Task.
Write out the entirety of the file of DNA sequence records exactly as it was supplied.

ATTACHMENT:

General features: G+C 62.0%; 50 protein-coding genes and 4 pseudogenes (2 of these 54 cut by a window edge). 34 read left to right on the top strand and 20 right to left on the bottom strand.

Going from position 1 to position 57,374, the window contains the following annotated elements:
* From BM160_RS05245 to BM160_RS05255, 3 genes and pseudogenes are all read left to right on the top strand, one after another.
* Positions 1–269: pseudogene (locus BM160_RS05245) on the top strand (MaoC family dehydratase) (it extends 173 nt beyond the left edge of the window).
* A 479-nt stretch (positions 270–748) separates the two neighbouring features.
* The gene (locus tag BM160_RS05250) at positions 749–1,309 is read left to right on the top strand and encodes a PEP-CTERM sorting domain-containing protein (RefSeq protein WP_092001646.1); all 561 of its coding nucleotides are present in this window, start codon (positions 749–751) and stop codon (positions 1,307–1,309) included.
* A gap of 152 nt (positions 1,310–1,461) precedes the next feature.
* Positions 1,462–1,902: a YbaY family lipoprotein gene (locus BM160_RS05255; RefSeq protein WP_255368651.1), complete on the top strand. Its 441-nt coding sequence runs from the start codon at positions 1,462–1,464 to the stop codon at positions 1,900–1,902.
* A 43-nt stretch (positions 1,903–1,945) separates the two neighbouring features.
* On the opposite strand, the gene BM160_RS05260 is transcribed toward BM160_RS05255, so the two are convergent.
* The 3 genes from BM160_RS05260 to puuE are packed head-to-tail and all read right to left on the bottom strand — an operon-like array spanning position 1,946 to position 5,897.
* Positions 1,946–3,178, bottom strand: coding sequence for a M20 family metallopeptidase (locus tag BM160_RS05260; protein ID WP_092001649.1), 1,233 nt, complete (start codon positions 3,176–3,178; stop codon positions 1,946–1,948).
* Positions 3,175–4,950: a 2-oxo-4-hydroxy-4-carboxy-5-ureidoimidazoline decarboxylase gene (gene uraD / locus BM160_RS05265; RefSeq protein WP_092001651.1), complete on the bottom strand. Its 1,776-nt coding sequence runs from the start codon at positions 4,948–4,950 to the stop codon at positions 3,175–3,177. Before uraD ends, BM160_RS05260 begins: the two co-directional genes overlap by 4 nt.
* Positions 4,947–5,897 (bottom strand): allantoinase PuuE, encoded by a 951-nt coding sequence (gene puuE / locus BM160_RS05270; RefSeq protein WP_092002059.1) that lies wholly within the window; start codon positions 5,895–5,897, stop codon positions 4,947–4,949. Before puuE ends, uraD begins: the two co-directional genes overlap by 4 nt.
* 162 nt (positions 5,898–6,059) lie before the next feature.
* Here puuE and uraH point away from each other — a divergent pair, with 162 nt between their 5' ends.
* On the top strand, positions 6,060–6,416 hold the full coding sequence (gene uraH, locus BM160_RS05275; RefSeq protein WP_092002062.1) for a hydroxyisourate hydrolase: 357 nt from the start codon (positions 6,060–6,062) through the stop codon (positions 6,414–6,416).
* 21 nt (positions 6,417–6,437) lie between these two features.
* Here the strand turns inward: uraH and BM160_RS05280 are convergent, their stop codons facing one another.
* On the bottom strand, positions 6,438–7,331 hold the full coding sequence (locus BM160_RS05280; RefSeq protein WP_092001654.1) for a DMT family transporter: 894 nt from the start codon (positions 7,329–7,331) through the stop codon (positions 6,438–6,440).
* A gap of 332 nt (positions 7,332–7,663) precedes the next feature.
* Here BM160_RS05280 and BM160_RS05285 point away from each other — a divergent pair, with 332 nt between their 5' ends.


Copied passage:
General features: G+C 62.0%; 50 protein-coding genes and 4 pseudogenes (2 of these 54 cut by a window edge). 34 read left to right on the top strand and 20 right to left on the bottom strand.

Going from position 1 to position 57,374, the window contains the following annotated elements:
* From BM160_RS05245 to BM160_RS05255, 3 genes and pseudogenes are all read left to right on the top strand, one after another.
* Positions 1–269: pseudogene (locus BM160_RS05245) on the top strand (MaoC family dehydratase) (it extends 173 nt beyond the left edge of the window).
* A 479-nt stretch (positions 270–748) separates the two neighbouring features.
* The gene (locus tag BM160_RS05250) at positions 749–1,309 is read left to right on the top strand and encodes a PEP-CTERM sorting domain-containing protein (RefSeq protein WP_092001646.1); all 561 of its coding nucleotides are present in this window, start codon (positions 749–751) and stop codon (positions 1,307–1,309) included.
* A gap of 152 nt (positions 1,310–1,461) precedes the next feature.
* Positions 1,462–1,902: a YbaY family lipoprotein gene (locus BM160_RS05255; RefSeq protein WP_255368651.1), complete on the top strand. Its 441-nt coding sequence runs from the start codon at positions 1,462–1,464 to the stop codon at positions 1,900–1,902.
* A 43-nt stretch (positions 1,903–1,945) separates the two neighbouring features.
* On the opposite strand, the gene BM160_RS05260 is transcribed toward BM160_RS05255, so the two are convergent.
* The 3 genes from BM160_RS05260 to puuE are packed head-to-tail and all read right to left on the bottom strand — an operon-like array spanning position 1,946 to position 5,897.
* Positions 1,946–3,178, bottom strand: coding sequence for a M20 family metallopeptidase (locus tag BM160_RS05260; protein ID WP_092001649.1), 1,233 nt, complete (start codon positions 3,176–3,178; stop codon positions 1,946–1,948).
* Positions 3,175–4,950: a 2-oxo-4-hydroxy-4-carboxy-5-ureidoimidazoline decarboxylase gene (gene uraD / locus BM160_RS05265; RefSeq protein WP_092001651.1), complete on the bottom strand. Its 1,776-nt coding sequence runs from the start codon at positions 4,948–4,950 to the stop codon at positions 3,175–3,177. Before uraD ends, BM160_RS05260 begins: the two co-directional genes overlap by 4 nt.
* Positions 4,947–5,897 (bottom strand): allantoinase PuuE, encoded by a 951-nt coding sequence (gene puuE / locus BM160_RS05270; RefSeq protein WP_092002059.1) that lies wholly within the window; start codon positions 5,895–5,897, stop codon positions 4,947–4,949. Before puuE ends, uraD begins: the two co-directional genes overlap by 4 nt.
* 162 nt (positions 5,898–6,059) lie before the next feature.
* Here puuE and uraH point away from each other — a divergent pair, with 162 nt between their 5' ends.
* On the top strand, positions 6,060–6,416 hold the full coding sequence (gene uraH, locus BM160_RS05275; RefSeq protein WP_092002062.1) for a hydroxyisourate hydrolase: 357 nt from the start codon (positions 6,060–6,062) through the stop codon (positions 6,414–6,416).
* 21 nt (positions 6,417–6,437) lie between these two features.
* Here the strand turns inward: uraH and BM160_RS05280 are convergent, their stop codons facing one another.
* On the bottom strand, positions 6,438–7,331 hold the full coding sequence (locus BM160_RS05280; RefSeq protein WP_092001654.1) for a DMT family transporter: 894 nt from the start codon (positions 7,329–7,331) through the stop codon (positions 6,438–6,440).
* A gap of 332 nt (positions 7,332–7,663) precedes the next feature.
* Here BM160_RS05280 and BM160_RS05285 point away from each other — a divergent pair, with 332 nt between their 5' ends.